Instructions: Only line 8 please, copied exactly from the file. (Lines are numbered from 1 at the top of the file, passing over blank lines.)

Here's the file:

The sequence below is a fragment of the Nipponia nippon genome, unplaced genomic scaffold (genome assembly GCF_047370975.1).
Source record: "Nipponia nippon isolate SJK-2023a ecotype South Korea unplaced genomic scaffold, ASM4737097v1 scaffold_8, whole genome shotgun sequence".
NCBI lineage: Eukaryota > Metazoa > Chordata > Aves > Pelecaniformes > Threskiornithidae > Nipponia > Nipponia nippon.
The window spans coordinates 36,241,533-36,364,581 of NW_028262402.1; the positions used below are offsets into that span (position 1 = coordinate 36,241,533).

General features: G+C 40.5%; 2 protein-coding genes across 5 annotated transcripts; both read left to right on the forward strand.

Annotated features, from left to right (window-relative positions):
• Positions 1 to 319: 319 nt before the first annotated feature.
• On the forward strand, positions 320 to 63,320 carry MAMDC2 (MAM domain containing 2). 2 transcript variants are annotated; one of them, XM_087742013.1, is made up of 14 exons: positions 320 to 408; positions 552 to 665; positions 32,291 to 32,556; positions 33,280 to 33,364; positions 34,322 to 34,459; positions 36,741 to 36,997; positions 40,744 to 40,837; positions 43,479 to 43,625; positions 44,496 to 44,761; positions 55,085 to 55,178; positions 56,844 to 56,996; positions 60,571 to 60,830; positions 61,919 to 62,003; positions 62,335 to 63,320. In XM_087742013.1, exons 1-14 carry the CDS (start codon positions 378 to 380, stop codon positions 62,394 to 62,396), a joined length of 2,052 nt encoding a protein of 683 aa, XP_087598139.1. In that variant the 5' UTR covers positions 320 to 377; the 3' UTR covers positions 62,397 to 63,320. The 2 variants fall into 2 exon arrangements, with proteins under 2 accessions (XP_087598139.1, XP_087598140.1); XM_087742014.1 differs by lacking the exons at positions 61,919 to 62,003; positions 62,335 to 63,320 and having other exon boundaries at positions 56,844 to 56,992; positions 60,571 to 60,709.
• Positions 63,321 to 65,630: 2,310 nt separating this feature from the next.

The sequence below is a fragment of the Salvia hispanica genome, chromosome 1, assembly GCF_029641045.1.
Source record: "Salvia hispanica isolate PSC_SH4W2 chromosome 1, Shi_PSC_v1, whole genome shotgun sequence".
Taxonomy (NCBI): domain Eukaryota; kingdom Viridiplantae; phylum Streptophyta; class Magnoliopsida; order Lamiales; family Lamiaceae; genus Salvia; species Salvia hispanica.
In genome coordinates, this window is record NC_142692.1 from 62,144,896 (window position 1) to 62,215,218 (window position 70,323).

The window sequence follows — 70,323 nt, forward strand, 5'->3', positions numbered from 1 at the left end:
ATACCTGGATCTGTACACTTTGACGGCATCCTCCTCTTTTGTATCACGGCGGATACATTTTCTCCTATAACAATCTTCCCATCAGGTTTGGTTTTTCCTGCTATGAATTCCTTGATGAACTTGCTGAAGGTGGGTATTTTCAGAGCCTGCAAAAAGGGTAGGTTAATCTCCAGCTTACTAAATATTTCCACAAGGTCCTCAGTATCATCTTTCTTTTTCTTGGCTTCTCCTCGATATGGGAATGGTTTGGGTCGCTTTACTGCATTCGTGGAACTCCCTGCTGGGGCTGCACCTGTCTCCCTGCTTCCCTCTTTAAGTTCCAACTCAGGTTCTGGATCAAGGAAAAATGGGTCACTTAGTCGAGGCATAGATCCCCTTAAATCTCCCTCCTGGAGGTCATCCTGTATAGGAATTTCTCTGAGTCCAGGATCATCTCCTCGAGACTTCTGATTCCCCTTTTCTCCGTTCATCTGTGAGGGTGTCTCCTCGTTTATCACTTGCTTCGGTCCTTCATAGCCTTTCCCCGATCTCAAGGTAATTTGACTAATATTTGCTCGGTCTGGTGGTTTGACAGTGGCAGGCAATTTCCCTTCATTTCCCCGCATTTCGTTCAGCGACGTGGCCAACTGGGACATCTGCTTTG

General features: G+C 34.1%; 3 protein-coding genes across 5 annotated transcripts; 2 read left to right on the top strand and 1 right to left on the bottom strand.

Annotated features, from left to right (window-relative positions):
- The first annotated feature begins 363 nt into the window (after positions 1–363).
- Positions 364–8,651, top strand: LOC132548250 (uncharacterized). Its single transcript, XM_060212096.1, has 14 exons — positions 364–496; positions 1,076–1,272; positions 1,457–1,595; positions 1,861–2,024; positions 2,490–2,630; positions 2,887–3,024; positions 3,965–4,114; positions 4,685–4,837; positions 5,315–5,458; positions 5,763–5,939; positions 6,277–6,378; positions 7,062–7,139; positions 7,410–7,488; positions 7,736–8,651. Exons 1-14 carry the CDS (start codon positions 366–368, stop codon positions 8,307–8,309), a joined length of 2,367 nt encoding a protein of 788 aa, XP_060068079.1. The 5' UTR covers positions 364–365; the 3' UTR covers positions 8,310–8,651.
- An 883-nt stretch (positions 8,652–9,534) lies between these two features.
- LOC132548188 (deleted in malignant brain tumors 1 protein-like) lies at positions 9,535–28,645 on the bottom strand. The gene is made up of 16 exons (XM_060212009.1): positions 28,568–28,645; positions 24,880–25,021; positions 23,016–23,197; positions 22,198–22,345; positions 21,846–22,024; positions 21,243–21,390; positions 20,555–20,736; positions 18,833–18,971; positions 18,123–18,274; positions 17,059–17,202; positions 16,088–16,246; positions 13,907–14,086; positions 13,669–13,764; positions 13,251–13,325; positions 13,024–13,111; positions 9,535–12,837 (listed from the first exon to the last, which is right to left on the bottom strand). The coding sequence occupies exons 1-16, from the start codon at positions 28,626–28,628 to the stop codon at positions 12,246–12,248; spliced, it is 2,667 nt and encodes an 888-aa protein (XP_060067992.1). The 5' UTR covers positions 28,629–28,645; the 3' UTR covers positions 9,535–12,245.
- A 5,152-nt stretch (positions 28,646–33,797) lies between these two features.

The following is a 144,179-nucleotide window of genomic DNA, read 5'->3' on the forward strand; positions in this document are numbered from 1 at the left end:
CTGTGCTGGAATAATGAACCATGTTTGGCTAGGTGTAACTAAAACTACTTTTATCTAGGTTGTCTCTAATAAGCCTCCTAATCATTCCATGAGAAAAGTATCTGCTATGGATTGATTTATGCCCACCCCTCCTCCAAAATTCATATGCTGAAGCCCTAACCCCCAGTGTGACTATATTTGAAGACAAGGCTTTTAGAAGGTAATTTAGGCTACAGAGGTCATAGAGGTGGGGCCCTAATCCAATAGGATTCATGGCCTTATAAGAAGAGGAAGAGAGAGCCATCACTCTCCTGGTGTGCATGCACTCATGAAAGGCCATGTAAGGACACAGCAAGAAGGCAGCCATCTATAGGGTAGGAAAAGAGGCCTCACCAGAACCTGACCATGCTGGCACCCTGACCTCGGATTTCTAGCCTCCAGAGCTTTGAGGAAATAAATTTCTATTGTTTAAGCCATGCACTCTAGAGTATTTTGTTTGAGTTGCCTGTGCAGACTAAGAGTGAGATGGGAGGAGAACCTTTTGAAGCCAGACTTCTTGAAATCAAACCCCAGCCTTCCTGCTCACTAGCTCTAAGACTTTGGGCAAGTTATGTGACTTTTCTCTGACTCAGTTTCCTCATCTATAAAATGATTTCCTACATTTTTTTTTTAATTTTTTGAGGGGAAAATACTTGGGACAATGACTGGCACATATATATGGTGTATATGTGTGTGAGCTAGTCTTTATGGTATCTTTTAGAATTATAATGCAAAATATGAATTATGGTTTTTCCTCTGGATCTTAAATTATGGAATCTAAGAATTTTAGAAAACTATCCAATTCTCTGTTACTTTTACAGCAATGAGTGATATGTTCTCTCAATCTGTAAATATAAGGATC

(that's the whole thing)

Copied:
• On the forward strand, positions 320 to 63,320 carry MAMDC2 (MAM domain containing 2). 2 transcript variants are annotated; one of them, XM_087742013.1, is made up of 14 exons: positions 320 to 408; positions 552 to 665; positions 32,291 to 32,556; positions 33,280 to 33,364; positions 34,322 to 34,459; positions 36,741 to 36,997; positions 40,744 to 40,837; positions 43,479 to 43,625; positions 44,496 to 44,761; positions 55,085 to 55,178; positions 56,844 to 56,996; positions 60,571 to 60,830; positions 61,919 to 62,003; positions 62,335 to 63,320. In XM_087742013.1, exons 1-14 carry the CDS (start codon positions 378 to 380, stop codon positions 62,394 to 62,396), a joined length of 2,052 nt encoding a protein of 683 aa, XP_087598139.1. In that variant the 5' UTR covers positions 320 to 377; the 3' UTR covers positions 62,397 to 63,320. The 2 variants fall into 2 exon arrangements, with proteins under 2 accessions (XP_087598139.1, XP_087598140.1); XM_087742014.1 differs by lacking the exons at positions 61,919 to 62,003; positions 62,335 to 63,320 and having other exon boundaries at positions 56,844 to 56,992; positions 60,571 to 60,709.